Our results show increase in the overall frequency of presentation of all systemic vasculitides during the past 15 years. The PRR of 1.323 is consistent with studies by Watts,15 where they estimated an incidence of 19.8 per million in 2000, compared with an earlier estimate of 10 per million in 1982 by Scott.2 Such measurements do not necessarily correspond to an increase in incidence—there may have been heightened diagnostic awareness as ACR and CHCC criteria became established and broadly implemented. Likewise, our data, with potential variation in the population denominator as more centres became established regionally, do not prove incidences are rising. However the stability of presentation numbers for most of the vasculitides, contrasting with striking rises in PAN and PACNS, suggest that there may have been a true increase in incidence of both the latter diseases.

Our patients with multi-system vasculitis were younger than those in other studies, with a mean age of 46.2 years (median 46.5), contrasting with (e.g.) that found by Watts:15 mean age with systemic vasculitis, 62.9 years, median 65 years, although their sample group did not include PACNS, HSP, secondary SLE, or cutaneous polyarteritis. Carruthers16 suggested that older patients were less likely to be referred to tertiary care, but against this, clinical features seem similar in patients in tertiary care compared to those in secondary care. Previous studies have suggested that systemic vasculitis is more common in men,15,17,,18 but our data this did not confirm this, although there was a male bias for WG, CSS, MPA and PAN.

PACNS, both SVD and MVD, presented only in the 6 years since 1998, with a total of 12 patients, mean age 36 years. The PRR of 5.605 represents a highly significant increase. We interpret these findings as favouring a true increase in incidence for three reasons: the relative number of cases compared to the multi-system diseases; the consistency of interests, referral patterns, and imaging techniques of the physicians and radiologists in the neurosciences and systemic vasculitis fields, and the earlier documentation of multiple cases of secondary CNS vasculitis (Figure 4) from 1994 to 1998, in the absence of PACNS cases.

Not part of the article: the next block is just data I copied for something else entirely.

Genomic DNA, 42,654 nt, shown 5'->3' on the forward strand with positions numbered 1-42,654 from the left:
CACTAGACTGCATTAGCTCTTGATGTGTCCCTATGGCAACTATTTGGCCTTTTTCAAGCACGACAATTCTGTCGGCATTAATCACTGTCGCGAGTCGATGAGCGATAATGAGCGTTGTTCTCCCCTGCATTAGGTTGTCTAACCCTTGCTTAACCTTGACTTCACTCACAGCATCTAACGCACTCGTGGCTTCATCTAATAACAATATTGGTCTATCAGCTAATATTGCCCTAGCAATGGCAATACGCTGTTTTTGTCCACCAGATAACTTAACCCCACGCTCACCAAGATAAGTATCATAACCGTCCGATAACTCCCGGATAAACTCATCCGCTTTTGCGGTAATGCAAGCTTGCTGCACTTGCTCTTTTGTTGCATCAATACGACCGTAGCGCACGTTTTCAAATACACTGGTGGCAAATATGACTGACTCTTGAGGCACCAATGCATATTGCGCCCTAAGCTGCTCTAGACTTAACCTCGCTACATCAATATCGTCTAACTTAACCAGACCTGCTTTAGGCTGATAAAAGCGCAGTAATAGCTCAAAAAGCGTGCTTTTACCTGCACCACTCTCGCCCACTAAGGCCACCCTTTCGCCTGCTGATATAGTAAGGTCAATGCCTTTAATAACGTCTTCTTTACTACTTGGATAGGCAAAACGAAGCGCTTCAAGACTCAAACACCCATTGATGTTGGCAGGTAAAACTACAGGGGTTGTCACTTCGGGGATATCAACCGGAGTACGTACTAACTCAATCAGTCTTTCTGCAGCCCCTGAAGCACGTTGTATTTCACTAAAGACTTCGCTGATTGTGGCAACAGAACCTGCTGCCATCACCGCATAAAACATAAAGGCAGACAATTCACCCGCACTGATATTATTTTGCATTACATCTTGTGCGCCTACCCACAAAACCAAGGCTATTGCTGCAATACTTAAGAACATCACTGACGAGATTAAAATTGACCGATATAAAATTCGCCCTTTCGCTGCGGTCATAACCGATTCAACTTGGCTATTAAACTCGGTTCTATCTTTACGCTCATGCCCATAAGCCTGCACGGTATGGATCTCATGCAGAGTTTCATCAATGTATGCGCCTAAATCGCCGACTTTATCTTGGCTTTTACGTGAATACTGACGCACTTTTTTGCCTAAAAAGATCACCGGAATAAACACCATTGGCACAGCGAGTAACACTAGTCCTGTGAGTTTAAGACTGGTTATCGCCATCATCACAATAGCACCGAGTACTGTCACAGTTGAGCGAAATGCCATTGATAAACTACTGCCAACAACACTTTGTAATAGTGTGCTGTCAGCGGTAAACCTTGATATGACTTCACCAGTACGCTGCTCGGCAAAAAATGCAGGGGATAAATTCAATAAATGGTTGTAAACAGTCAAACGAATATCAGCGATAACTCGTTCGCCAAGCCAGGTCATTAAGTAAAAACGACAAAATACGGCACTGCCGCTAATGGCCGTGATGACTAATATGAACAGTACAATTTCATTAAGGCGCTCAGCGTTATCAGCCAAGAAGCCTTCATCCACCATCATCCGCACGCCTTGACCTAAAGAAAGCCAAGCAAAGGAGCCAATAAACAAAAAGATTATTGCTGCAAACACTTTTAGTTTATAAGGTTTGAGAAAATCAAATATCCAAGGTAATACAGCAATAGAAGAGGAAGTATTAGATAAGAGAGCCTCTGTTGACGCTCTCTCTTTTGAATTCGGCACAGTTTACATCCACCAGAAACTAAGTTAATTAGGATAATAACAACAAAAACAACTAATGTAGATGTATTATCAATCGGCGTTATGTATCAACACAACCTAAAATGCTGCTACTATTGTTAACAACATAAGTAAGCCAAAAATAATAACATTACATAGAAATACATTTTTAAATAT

Delineation of the natural histories of relapses in PACNS of SVD and MVD types showed distinct clinical courses. SVD PACNS relapsed in 30% in the first 2 years, a figure remarkably similar19 to that of its putative systemic vasculitis equivalent, MPA, using a widely-used treatment regimen for the latter, reinforcing the view that SVD PACNS represents a limited form of MPA. The continued relapses in SVD PACNS at a similar rate, to 6 years of follow-up is of concern, because of consequential irreversible CNS injury, occurring in half of such patients during the first 2 years during treatment, while they were receiving low-dose prednisolone and azathioprine. Relapses occurring 2 or more years after initial presentation occurred while patients were no longer receiving immunosuppressives. All relapses in SVD PACNS were successfully re-induced into clinical remission after further courses of initial induction therapy (prednisolone with oral cyclophosphamide, 1.5 mg/kg/day for 3 months), but all patients had suffered further neurological injury both clinically and radiologically, on MR scanning (Figure 8).

Diagnosis and management of SVD PACNS is more problematic than that of the MVD variant. Direct angiography of the cerebral circulation in SVD proved unhelpful in establishing a diagnosis, all angiograms showing no evidence of occlusions at the limits of resolution of the technique, although one patient showed some evidence of capillary pooling of contrast in the venous phase (Figure 8). This conclusion, together with our finding of the pulvinar sign (considered diagnostic of nvCJD,20 with high specificity and sensitivity for this disease), in patient 5, where brain biopsy confirmed SVD PACNS (Figure 7), makes it essential to maintain a high index of suspicion for this form of PACNS, both in presentation and in relapse. Although brain biopsy, if found to be positive, is the standard for diagnosis of small-vessel cerebral vasculitis, its risks are significant, with mortality reported as 3.3%, comparable with risks of serious side-effects from long-term immunosuppressive therapy. Risks associated with the procedure may be reflected in the finding that up to 75% of reported cases are diagnosed without histopathology.21 Our data also support the idea that brain biopsy should not be a sine qua non for PACNS, with a false negative rate of 30% reported in patients with an otherwise unequivocal diagnosis.22 Advocates of early investigation by brain biopsy may not have wholly incorporated these issues in considerations for safest effective patient management.23–25